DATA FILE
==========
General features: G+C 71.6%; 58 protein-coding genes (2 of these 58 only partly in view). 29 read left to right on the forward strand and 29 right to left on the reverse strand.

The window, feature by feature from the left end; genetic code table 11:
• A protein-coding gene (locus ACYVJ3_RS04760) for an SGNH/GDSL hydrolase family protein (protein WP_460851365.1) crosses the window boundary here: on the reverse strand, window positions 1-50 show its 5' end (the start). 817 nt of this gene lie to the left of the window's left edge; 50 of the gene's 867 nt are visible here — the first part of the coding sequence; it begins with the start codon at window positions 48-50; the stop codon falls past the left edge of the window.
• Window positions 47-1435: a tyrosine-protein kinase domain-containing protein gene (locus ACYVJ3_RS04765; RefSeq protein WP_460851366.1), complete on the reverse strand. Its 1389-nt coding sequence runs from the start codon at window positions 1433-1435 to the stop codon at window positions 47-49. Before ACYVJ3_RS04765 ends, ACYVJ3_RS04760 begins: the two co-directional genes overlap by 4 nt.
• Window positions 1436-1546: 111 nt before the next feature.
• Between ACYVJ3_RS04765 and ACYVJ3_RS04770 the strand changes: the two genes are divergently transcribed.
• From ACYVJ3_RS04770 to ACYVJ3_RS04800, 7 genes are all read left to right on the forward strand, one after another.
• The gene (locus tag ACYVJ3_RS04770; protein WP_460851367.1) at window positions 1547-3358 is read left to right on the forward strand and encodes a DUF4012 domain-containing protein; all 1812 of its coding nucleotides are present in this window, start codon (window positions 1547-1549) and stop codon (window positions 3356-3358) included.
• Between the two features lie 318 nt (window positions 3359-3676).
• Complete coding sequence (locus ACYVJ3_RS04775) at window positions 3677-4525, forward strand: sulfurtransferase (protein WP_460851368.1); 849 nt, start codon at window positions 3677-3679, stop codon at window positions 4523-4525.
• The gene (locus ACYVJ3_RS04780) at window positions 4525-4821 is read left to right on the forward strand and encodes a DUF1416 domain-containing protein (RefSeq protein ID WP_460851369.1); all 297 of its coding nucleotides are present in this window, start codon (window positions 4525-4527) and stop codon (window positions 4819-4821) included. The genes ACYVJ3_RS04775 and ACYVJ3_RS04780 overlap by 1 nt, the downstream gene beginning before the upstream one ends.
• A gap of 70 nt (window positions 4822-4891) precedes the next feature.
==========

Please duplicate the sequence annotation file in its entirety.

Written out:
General features: G+C 71.6%; 58 protein-coding genes (2 of these 58 only partly in view). 29 read left to right on the forward strand and 29 right to left on the reverse strand.

The window, feature by feature from the left end; genetic code table 11:
• A protein-coding gene (locus ACYVJ3_RS04760) for an SGNH/GDSL hydrolase family protein (protein WP_460851365.1) crosses the window boundary here: on the reverse strand, window positions 1-50 show its 5' end (the start). 817 nt of this gene lie to the left of the window's left edge; 50 of the gene's 867 nt are visible here — the first part of the coding sequence; it begins with the start codon at window positions 48-50; the stop codon falls past the left edge of the window.
• Window positions 47-1435: a tyrosine-protein kinase domain-containing protein gene (locus ACYVJ3_RS04765; RefSeq protein WP_460851366.1), complete on the reverse strand. Its 1389-nt coding sequence runs from the start codon at window positions 1433-1435 to the stop codon at window positions 47-49. Before ACYVJ3_RS04765 ends, ACYVJ3_RS04760 begins: the two co-directional genes overlap by 4 nt.
• Window positions 1436-1546: 111 nt before the next feature.
• Between ACYVJ3_RS04765 and ACYVJ3_RS04770 the strand changes: the two genes are divergently transcribed.
• From ACYVJ3_RS04770 to ACYVJ3_RS04800, 7 genes are all read left to right on the forward strand, one after another.
• The gene (locus tag ACYVJ3_RS04770; protein WP_460851367.1) at window positions 1547-3358 is read left to right on the forward strand and encodes a DUF4012 domain-containing protein; all 1812 of its coding nucleotides are present in this window, start codon (window positions 1547-1549) and stop codon (window positions 3356-3358) included.
• Between the two features lie 318 nt (window positions 3359-3676).
• Complete coding sequence (locus ACYVJ3_RS04775) at window positions 3677-4525, forward strand: sulfurtransferase (protein WP_460851368.1); 849 nt, start codon at window positions 3677-3679, stop codon at window positions 4523-4525.
• The gene (locus ACYVJ3_RS04780) at window positions 4525-4821 is read left to right on the forward strand and encodes a DUF1416 domain-containing protein (RefSeq protein ID WP_460851369.1); all 297 of its coding nucleotides are present in this window, start codon (window positions 4525-4527) and stop codon (window positions 4819-4821) included. The genes ACYVJ3_RS04775 and ACYVJ3_RS04780 overlap by 1 nt, the downstream gene beginning before the upstream one ends.
• A gap of 70 nt (window positions 4822-4891) precedes the next feature.